In my opinion, a "loyalty" that is forced is false loyalty and not worth much. The loyalty that I feel for my current teacher comes from mutual respect and trust and is worth so much more. It doesn't stop me from visiting other schools and seminars. It keeps me coming back though. :D

kvaak
Pauliina

Chris Li 01-28-2005 06:11 PM

Re: Training in other schools of aikido
 
Quote:

Pauliina Lievonen wrote:
I've been in this situation and I chose to leave.

In my opinion, a "loyalty" that is forced is false loyalty and not worth much. The loyalty that I feel for my current teacher comes from mutual respect and trust and is worth so much more. It doesn't stop me from visiting other schools and seminars. It keeps me coming back though. :D

kvaak
Pauliina

I would too. The fact of the matter is, you can't force people to do something that they don't want to - they end up leaving anyway and all that happens is a lot of resentment and hurt feelings is generated along the way.

Best,

Chris

MaryKaye 01-28-2005 07:19 PM

Re: Training in other schools of aikido
 
If it was a permanent ban and not just "I'd rather you didn't until you have a better basis here," I think I'd leave. I'd certainly think very hard about leaving.

It just doesn't seem like a healthy dynamic. It could come from insecurity in the teacher's abilities, or an excessive desire for control, or a history of infighting with other dojo, but none of those sound very good to me.

But it would be good to ask before quitting, just in case the answer is either "You need a more solid grounding first" or "I know the dojo you're considering and it's bad for reasons X, Y and Z." Or just maybe "All right, if you can do it without interfering with your training here"--it's hard to know till you try.

Mary Kaye

maikerus 01-28-2005 07:47 PM

Re: Training in other schools of aikido
 
I wouldn't call it a forced loyalty, but rather (as Jean stated) this is the price of the instructor's time. By entering into that agreement you acknowledge and accept that limitation.

An analogy I see would be choosing between, say Japanese citizenship and Canadian citizenship. My kids will have to choose at the age of 18 whether they are going to be Canadian or Japanese because the Japanese government says that if you are a Japanese citizen then you cannot hold citizenship in any other country. The government says that at the age of 18 you must decide.

The Canadian government, on the other hand, allows its citizens to also be citizens of another country and to hold multiple passports.

Should we advise all Japanese to go become another nationality because of this restriction placed on them? Its a little absurd to suggest that, but this is still the price of being Japanese.

Bronson 01-29-2005 12:25 AM

Re: Training in other schools of aikido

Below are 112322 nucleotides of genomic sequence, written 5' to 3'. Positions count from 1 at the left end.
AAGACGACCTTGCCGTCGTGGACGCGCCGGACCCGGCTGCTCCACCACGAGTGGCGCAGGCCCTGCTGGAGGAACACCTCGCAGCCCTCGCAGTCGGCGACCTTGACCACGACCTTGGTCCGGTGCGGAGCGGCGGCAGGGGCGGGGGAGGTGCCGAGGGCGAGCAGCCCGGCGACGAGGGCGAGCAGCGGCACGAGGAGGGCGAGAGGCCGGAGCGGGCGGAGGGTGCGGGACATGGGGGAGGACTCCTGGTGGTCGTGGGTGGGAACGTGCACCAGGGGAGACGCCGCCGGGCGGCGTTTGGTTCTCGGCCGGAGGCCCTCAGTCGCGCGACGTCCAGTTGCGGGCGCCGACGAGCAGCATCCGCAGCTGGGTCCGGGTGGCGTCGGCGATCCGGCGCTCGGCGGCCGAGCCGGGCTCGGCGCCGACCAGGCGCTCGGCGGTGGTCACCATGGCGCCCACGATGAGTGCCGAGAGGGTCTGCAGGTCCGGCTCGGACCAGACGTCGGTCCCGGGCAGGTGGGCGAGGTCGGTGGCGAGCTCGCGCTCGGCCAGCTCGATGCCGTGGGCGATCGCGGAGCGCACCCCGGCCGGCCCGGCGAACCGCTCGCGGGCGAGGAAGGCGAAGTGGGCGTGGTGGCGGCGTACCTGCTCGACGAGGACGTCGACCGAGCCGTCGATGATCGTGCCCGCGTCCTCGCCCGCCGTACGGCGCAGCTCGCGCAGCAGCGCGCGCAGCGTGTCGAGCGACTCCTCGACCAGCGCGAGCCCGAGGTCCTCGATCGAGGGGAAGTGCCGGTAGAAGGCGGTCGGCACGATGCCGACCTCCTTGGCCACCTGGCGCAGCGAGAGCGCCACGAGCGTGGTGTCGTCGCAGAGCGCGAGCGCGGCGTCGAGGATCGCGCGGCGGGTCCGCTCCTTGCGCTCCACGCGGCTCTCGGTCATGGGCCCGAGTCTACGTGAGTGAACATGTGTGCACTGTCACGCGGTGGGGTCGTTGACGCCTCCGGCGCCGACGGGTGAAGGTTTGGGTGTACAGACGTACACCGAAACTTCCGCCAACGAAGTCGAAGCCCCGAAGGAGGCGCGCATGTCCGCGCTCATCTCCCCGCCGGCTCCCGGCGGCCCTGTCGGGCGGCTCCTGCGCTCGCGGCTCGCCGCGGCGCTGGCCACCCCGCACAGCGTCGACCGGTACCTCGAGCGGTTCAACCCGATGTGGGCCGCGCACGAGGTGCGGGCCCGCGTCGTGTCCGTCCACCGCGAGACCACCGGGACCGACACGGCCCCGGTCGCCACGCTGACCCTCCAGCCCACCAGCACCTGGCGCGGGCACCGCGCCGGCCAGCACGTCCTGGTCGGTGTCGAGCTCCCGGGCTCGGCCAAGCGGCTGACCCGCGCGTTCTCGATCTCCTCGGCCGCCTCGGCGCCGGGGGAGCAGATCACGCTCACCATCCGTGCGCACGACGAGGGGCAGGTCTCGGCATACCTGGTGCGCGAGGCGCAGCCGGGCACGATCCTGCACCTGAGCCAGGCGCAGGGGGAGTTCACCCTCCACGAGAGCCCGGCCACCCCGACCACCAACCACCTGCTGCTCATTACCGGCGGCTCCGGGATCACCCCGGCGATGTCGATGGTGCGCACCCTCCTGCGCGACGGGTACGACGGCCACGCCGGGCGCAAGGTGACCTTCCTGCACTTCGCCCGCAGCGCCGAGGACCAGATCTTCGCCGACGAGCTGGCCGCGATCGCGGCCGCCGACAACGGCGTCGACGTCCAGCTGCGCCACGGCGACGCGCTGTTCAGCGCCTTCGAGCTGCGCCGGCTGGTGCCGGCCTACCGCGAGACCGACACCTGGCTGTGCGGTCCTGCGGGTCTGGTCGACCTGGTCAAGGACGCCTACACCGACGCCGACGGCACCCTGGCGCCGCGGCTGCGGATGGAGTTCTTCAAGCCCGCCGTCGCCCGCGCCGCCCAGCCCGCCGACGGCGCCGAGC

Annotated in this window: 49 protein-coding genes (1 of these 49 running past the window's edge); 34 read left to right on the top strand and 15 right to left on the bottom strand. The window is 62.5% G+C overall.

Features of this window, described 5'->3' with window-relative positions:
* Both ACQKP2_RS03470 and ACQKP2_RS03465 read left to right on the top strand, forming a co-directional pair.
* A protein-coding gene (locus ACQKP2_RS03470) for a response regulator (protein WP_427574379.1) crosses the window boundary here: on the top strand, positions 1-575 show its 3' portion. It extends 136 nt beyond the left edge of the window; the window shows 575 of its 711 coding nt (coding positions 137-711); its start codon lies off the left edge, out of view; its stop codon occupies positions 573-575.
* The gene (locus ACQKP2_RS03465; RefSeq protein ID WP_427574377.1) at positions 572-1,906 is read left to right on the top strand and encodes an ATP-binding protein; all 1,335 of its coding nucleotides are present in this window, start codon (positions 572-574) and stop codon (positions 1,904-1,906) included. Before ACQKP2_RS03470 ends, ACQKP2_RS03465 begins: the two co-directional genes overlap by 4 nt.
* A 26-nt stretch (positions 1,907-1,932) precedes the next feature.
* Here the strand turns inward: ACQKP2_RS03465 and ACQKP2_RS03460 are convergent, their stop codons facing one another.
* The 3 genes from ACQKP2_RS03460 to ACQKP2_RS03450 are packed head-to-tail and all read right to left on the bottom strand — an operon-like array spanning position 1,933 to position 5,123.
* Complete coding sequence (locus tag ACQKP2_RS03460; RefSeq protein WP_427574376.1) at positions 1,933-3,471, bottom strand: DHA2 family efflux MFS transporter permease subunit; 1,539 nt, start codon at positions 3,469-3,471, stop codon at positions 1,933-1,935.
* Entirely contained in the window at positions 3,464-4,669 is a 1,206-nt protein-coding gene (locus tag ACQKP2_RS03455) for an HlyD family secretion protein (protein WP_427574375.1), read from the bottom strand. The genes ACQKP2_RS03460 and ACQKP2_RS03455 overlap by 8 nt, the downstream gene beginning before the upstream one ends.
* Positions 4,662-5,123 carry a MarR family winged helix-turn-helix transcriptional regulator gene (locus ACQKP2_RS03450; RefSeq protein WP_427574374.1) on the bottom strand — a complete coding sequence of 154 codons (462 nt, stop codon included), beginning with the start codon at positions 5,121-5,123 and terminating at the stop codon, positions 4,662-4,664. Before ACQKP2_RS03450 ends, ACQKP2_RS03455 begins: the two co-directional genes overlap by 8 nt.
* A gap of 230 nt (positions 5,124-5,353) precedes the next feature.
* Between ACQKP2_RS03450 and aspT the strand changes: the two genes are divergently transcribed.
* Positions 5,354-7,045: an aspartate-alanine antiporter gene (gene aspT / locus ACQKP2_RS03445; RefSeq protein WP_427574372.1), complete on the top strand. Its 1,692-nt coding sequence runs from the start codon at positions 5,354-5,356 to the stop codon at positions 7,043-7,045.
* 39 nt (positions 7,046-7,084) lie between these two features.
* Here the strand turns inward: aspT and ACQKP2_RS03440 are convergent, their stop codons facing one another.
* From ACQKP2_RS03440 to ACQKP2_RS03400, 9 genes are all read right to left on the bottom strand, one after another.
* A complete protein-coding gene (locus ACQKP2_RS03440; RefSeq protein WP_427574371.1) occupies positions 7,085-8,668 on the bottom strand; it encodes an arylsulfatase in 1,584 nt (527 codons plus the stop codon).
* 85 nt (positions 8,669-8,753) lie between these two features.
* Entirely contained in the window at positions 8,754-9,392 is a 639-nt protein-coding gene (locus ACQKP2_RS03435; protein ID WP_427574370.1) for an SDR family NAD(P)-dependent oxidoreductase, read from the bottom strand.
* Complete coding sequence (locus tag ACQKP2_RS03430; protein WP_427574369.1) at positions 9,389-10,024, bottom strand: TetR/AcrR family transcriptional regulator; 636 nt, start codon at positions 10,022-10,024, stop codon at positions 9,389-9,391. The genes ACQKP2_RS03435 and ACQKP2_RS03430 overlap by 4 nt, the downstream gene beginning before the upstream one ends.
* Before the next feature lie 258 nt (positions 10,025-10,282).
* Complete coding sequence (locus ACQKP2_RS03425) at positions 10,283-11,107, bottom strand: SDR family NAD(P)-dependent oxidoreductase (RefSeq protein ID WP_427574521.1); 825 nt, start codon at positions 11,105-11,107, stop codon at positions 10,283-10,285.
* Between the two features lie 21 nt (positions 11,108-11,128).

Quote:

Michael Stuempel wrote:
this is the price of the instructor's time. By entering into that agreement you acknowledge and accept that limitation.

I think in order for this to apply the instructor would have to make it clear to new/prospective students that this was how he ran his school.

Bronson

maikerus 01-29-2005 01:12 AM

Re: Training in other schools of aikido
 
Bronson...good point. I missed that in the original post. I thought it was made clear to this instructor's students, but re-reading the post I see that it looks more like its an assumption made by the student.

--Michael

Different Stroke 01-29-2005 04:08 AM

Re: Training in other schools of aikido
 
Quote:

Jean de Rochefort wrote:
You folks have me wrong. I'm not saying it's a feudal agreement. I'm not saying that an instructor should or should not demand allegiance.

What I am saying, is that our anonymous friend KNOWS the price of this instuctor's time. That price is monthly dues AND total commitment to only that style/instructor.

Sure, he has the right to go elsewhere. I'm not saying that he MUST stay. I'm only saying, pay the price or be honest that you're not willing to do so.

Hi Jean,

You are confusing me. I, amongst others, is not getting free lessons, we pay the monthly dues. I am not walking away from the current dojo. I am prepared to invest more money and time in aikido joining an additional dojo. At some aikikai dojo, there may be more than one teachers instructing at different time and students get to do and feel things differently. But not so at my place. If I attend another Aikikai dojo, I may offend my teacher by giving the impression that his instructions are inadequate. My intention is join a non-aikikai dojo or aikikai dojo that follows either the Iwama system or Nishio's system to broad my aikido knowledge; after all both Saito and Nishio was and is direct students of O Sensei.